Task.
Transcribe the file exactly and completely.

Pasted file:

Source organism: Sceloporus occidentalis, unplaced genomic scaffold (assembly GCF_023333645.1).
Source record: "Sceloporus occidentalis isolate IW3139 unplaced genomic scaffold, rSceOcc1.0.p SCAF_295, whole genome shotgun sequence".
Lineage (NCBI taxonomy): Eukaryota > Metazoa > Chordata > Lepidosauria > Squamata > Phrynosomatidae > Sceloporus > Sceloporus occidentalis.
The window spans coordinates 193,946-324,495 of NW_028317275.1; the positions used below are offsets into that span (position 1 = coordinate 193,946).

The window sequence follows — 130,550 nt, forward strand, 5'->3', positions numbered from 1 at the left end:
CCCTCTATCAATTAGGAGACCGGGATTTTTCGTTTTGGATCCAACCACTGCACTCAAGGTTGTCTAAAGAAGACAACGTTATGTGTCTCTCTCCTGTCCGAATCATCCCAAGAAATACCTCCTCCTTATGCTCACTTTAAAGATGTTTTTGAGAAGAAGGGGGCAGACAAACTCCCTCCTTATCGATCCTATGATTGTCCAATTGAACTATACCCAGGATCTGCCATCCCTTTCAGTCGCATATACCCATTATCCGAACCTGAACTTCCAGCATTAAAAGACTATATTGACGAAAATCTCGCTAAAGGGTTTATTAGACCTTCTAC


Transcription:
Source organism: Sceloporus occidentalis, unplaced genomic scaffold (assembly GCF_023333645.1).
Source record: "Sceloporus occidentalis isolate IW3139 unplaced genomic scaffold, rSceOcc1.0.p SCAF_295, whole genome shotgun sequence".
Lineage (NCBI taxonomy): Eukaryota > Metazoa > Chordata > Lepidosauria > Squamata > Phrynosomatidae > Sceloporus > Sceloporus occidentalis.
The window spans coordinates 193,946-324,495 of NW_028317275.1; the positions used below are offsets into that span (position 1 = coordinate 193,946).

The window sequence follows — 130,550 nt, forward strand, 5'->3', positions numbered from 1 at the left end:
CCCTCTATCAATTAGGAGACCGGGATTTTTCGTTTTGGATCCAACCACTGCACTCAAGGTTGTCTAAAGAAGACAACGTTATGTGTCTCTCTCCTGTCCGAATCATCCCAAGAAATACCTCCTCCTTATGCTCACTTTAAAGATGTTTTTGAGAAGAAGGGGGCAGACAAACTCCCTCCTTATCGATCCTATGATTGTCCAATTGAACTATACCCAGGATCTGCCATCCCTTTCAGTCGCATATACCCATTATCCGAACCTGAACTTCCAGCATTAAAAGACTATATTGACGAAAATCTCGCTAAAGGGTTTATTAGACCTTCTAC